In this troubled world, we don’t have to look far to see hurting souls suffering from frustration, fear, loneliness, embarrassment, deception, grief, humiliation, disappointment or betrayal. Jesus even warned us in John 16:33, “In this world you will have trouble.” It wasn’t a threat, just a statement of fact that underlies the hurt and pain we all eventually face. Regardless of the circumstances, the antidote is always the same – comfort.
I am sad to say that it took many years into my ministry to understand how to comfort someone. I remember feeling so awkward when trying to minister to someone who was hurting. Because I didn’t know what to say, I would inevitably say something I shouldn’t have. Some of these unproductive responses include trying to give advice, analyzing the situation, giving a pep talk, minimizing the hurt, taking on the anger, trying to fix the problem, spiritualizing, even saying nothing.
Comfort involves entering into the emotional pain of another person, to actually feel what someone else is feeling. While our sympathy acknowledges that someone else is hurting, empathy – true comfort – goes one step further: “I am hurting because you are hurting.”
Over the years I have learned some practical ways to comfort one another.
- Learn to sense when people need comfort and be available and willing to minister to them. When people are physically ill, under stress, unemployed, facing the loss of a loved one, struck by the trauma of divorce, separation, job change or relocation, they will have an enhanced need for comfort.
- While it is possible to comfort someone over the phone or in a letter, comfort is best administered in person.
- Ministering comfort involves entering the person’s emotional world as well, by actually feeling what she is feeling.
- A good comforter must be a good listener in order to discern how the hurting person is feeling. The one who has been hurt should do most of the talking.
- Learn the vocabulary of comfort.
· “I’m so sorry you are hurting. I hurt for you.”
· “It saddens me that you are hurting. I am sad that you are sad because I love you and care for you.”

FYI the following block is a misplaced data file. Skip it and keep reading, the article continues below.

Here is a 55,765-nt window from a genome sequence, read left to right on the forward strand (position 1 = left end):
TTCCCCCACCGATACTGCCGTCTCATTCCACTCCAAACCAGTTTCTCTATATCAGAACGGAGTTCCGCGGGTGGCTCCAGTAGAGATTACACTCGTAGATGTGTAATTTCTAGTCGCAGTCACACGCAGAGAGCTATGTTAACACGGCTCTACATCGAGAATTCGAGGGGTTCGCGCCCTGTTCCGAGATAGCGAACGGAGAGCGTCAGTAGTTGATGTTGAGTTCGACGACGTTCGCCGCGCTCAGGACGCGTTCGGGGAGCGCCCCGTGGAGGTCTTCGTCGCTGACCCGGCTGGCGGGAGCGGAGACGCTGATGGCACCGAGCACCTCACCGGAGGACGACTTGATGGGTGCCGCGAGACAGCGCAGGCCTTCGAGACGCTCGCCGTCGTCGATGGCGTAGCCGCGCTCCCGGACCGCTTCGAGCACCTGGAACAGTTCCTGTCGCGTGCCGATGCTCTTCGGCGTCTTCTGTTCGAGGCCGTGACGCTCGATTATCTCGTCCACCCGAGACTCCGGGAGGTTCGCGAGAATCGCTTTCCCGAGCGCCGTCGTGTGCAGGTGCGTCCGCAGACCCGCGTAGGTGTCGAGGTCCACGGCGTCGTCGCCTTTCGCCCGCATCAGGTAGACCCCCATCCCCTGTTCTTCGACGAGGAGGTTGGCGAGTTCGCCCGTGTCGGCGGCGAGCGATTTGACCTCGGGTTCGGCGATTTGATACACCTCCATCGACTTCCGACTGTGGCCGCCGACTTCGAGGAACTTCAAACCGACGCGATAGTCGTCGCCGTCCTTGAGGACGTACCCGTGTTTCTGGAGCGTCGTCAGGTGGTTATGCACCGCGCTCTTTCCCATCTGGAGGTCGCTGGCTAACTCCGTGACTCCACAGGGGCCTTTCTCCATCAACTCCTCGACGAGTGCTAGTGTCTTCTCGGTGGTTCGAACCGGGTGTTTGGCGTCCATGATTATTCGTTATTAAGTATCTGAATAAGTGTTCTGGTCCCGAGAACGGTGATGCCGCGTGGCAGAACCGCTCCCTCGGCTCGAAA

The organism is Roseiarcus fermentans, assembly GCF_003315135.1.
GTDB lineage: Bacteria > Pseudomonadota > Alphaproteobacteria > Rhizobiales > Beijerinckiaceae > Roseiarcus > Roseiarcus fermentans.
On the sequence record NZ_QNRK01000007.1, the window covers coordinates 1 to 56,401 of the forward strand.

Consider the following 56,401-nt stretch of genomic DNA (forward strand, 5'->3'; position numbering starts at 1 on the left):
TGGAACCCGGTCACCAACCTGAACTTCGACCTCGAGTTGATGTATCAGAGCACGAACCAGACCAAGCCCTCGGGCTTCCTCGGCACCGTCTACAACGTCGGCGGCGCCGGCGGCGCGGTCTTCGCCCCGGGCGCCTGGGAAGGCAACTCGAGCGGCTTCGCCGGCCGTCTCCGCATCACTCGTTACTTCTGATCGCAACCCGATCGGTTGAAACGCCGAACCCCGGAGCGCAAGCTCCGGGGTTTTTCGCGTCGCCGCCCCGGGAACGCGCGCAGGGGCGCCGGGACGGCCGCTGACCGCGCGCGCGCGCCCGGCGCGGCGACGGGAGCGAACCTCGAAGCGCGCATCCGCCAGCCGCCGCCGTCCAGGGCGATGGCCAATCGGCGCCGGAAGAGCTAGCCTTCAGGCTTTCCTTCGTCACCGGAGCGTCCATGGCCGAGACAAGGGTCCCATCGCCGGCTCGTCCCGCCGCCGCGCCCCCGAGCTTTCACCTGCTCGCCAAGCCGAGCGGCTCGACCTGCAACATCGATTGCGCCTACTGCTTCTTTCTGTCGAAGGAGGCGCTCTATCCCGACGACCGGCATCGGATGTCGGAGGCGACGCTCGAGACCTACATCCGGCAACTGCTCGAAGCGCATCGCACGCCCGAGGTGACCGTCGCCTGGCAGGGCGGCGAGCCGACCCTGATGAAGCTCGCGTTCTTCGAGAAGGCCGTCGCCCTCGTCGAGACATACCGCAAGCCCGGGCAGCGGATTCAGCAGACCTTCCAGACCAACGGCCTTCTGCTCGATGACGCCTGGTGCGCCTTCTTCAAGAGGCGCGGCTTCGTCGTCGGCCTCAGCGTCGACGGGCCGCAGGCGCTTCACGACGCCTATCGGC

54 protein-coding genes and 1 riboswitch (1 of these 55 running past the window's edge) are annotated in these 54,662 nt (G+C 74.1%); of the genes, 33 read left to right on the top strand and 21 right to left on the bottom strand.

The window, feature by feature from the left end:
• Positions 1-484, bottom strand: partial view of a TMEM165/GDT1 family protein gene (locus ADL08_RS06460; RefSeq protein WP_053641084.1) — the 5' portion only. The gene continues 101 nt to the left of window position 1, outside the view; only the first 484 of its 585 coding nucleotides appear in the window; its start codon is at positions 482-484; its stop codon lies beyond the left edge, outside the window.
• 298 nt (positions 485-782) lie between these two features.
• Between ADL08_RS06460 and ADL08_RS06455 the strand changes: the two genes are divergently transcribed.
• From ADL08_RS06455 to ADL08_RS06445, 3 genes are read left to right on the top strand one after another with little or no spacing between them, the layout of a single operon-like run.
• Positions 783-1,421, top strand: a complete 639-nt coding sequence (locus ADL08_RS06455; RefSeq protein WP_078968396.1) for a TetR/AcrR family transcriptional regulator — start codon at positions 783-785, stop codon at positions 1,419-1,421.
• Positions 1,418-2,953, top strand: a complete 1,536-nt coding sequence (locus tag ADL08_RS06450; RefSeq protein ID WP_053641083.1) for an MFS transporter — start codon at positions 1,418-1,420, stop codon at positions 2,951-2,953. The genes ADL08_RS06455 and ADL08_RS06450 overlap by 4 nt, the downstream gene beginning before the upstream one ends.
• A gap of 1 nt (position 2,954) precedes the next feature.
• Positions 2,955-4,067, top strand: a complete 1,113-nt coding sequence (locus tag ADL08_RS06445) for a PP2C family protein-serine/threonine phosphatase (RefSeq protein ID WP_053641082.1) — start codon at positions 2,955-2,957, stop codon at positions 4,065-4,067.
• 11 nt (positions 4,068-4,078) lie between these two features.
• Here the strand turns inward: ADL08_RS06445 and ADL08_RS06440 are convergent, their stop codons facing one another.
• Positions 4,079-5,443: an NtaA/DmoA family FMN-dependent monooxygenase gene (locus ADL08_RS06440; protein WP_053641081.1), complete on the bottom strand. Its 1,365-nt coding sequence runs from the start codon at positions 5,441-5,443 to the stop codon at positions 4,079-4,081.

· “I’m on your side, and I’m committed to help you through this difficult time.”
· “It saddens me that you felt ____________ (embarrassed, rejected, etc.). I know that must have hurt.”
· “I know you are hurting. I just had to come be with you.”
Use appropriate physical touch – a warm embrace, holding hands.
- Express sadness non-verbally. Tears shed for someone else can convey love beyond words. When Jesus sees his friends weeping over Lazarus, He weeps. (John 11:35) Jesus is crying not because Lazarus is dead; He knows Lazarus will rise from the dead. Jesus weeps because his friends are weeping. He empathizes with their sorrow.
- Concentrate on comforting, not fixing. During initial contact, the most important thing is to minister to the person who is hurting. At a subsequent time and place, we may have the opportunity to address how the hurt can be resolved.
When we comfort someone who is mourning, we will experience a miracle. It is the miracle of Matthew 5:4, “Blessed are those who mourn for they shall be comforted.” Mourning + comforting = being blessed. Our opportunities to comfort one another start at home with the child who has been embarrassed at school, at work with the colleague whose name is on the layoff notice, or at church with the parishioner whose partner has asked for a divorce. In these difficult times, comfort may indeed be in short supply.
Don McMinn, Ph.D. (with Kimberly Spring)
Executive Director of theiPlace.org
The 11th Commandment: Experiencing the One Anothers of Scripture